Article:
Justice Everywhere

a blog about philosophy in public affairs

Category: Gender (Page 1 of 5)

Towards a feminist city

Historically, men and women have experienced the city in a drastically different way. Cities were built not for women, but for and by men. This male dominance in urban planning brought about hetero-patriarchal norms, which are based either on women remaining quiet in the private spaces or – if they access urban spaces – relying on the urban structure created by men. The persistence of those urban spaces creates barriers for women accessing transport, land and constrains their social activity and agency needed to exercise their political voice. This is the characterisation of an oppressive and non-egalitarian city in terms of the division of power and resources.

Empirically, numbers show that women, especially non-white women, experience the city via physical, socioeconomic, racial, colonial, and symbolic barriers. This is evident, for instance, in the lack of proper lighting in the streets and parks or in the absence of public spaces with safe recreational areas and children’s facilities, as reported by the Urban 20 White Paper. As a result, women spend more time at home, and sometimes risk their well-being when they go out. According to the inequality map of São Paulo, from 2012 to 2019, the violence against women in the city increased 63%, and the feminicide 33%. In Mexico City, 65% of women who used public transport in 2019 have suffered sexual harassment during their travelling journey. Other than that, male urban planning tends to overlook the challenge of women’s mobility in the city. In London, having a child in the house increased by  23% the number of trips women make; and in Buenos Aires it increased by 13%.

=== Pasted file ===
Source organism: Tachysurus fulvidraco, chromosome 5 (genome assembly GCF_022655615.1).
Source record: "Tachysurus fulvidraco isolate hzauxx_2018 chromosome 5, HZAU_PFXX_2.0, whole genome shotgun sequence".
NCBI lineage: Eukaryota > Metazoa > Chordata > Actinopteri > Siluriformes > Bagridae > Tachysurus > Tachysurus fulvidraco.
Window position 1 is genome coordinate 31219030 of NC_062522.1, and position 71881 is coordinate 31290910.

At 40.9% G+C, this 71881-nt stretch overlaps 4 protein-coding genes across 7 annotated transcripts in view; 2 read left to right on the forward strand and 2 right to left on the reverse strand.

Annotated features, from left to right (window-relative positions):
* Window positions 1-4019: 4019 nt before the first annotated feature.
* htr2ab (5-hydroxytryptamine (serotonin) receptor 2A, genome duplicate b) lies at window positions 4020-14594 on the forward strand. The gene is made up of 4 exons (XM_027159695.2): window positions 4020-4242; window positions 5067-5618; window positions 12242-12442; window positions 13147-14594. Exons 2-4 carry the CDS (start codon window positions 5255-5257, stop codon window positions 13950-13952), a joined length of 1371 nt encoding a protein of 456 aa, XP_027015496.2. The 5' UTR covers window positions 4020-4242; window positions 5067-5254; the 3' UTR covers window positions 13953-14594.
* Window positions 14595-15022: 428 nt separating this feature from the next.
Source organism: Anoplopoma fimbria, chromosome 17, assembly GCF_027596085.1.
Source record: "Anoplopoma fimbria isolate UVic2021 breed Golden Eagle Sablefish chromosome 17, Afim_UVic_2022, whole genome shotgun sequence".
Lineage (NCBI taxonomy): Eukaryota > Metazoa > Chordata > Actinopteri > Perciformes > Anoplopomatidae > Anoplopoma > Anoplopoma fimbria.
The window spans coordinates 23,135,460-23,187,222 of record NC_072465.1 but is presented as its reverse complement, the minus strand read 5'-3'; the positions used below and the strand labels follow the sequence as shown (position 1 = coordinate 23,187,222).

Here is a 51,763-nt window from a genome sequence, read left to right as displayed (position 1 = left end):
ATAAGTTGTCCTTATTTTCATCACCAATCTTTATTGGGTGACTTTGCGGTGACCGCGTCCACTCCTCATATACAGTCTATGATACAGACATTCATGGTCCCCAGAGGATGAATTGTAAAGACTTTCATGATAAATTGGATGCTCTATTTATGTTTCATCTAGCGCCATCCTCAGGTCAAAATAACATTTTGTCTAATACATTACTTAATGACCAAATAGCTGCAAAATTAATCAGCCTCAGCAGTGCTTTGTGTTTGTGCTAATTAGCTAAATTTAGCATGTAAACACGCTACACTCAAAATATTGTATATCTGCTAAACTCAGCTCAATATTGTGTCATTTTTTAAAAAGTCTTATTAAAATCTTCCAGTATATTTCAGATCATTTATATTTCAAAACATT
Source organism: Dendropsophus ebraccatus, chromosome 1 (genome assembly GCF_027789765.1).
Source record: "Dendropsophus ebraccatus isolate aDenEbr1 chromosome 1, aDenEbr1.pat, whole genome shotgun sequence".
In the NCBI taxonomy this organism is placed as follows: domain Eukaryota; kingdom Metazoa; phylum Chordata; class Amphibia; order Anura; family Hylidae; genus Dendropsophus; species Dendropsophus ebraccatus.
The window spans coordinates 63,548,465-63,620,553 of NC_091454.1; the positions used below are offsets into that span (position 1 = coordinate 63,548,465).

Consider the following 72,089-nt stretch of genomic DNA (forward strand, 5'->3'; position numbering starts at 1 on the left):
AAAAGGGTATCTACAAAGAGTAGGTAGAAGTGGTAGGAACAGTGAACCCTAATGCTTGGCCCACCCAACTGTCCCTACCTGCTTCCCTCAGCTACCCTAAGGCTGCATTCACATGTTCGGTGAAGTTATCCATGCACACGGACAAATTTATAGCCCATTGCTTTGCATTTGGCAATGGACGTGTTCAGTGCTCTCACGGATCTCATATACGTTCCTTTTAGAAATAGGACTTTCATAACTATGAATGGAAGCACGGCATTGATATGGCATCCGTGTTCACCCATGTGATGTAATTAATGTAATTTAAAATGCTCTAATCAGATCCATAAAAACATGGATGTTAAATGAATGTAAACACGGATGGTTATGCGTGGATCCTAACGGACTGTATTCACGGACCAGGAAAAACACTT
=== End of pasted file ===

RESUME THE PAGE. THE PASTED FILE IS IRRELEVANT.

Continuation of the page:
It is plausible to say that this is, per se, unjust; as it creates a scenario in which women are oppressed and are not treated equally. At first glance, these hetero-patriarchal norms shape women’s life: they cannot access urban spaces freely without feeling unsafe; they spend more time on public transport than do men; their political agency is excluded or denied in the urban planning.

Some feminists, such as Leslie Kern, argue that such an unjust scenario in cities creates a big problem which must be addressed, as cities were not built to accommodate women’s bodies. Kern points out that if male urban planning disadvantages women, a feminist city should be the solution. According to her, a feminist city is one without oppression “where barriers—physical and social—are dismantled, where all bodies are welcome and accommodated”. For her, this is an aspirational project and must focus on caring-centres, safe streets, and creative spaces for children, as well as on having an inclusive urban planning. Kern acknowledges that those changes will rebuild the city in an intersectional feminist approach, regarding gender oppression as interconnected with class, race and ethnicity.

Other feminists have supported an egalitarian resourcist-based approach as a practical way to guide the city to equality, by enhancing women’s economic ability and independence. This can be done by cash transfer programmes, or even reforms in the architecture of houses. Anna Puigjaner claims that it is crucial to be critical about the structure of buildings in cities, where walls and bricks are historically designed to support the hetero-patriarchal norms. Drawing on Silvia Federici’s work, when she acknowledges that the expropriation of women with no remuneration for domestic work represents the manipulation and the violence of capitalism against the working class, Puigjaner advocates that together with the remuneration of domestic and sexual work, as Federici suggests, houses should not have private kitchens, but a collective one. Crucially, she believes that, for many years, the kitchen was associated with domestic and sexual work and lost its economic value, becoming, in Federici’s terms, a “labour of love”, which makes women economically dependent on others for their well-being and political voice. Puigjaner proposes, therefore, to abolish kitchens at home and replace them by public and collective kitchens in the city for the economic and political liberation of women. In practical terms, there are already urban collective kitchens in few cities around the world, such as in Lima, Mexico City, Tokyo and Montreal. They are a collaborative project, and act to complement private kitchens. According to Puigjaner, these urban kitchens are used not only for cooking and eating but also for developing the local communities’ political voice.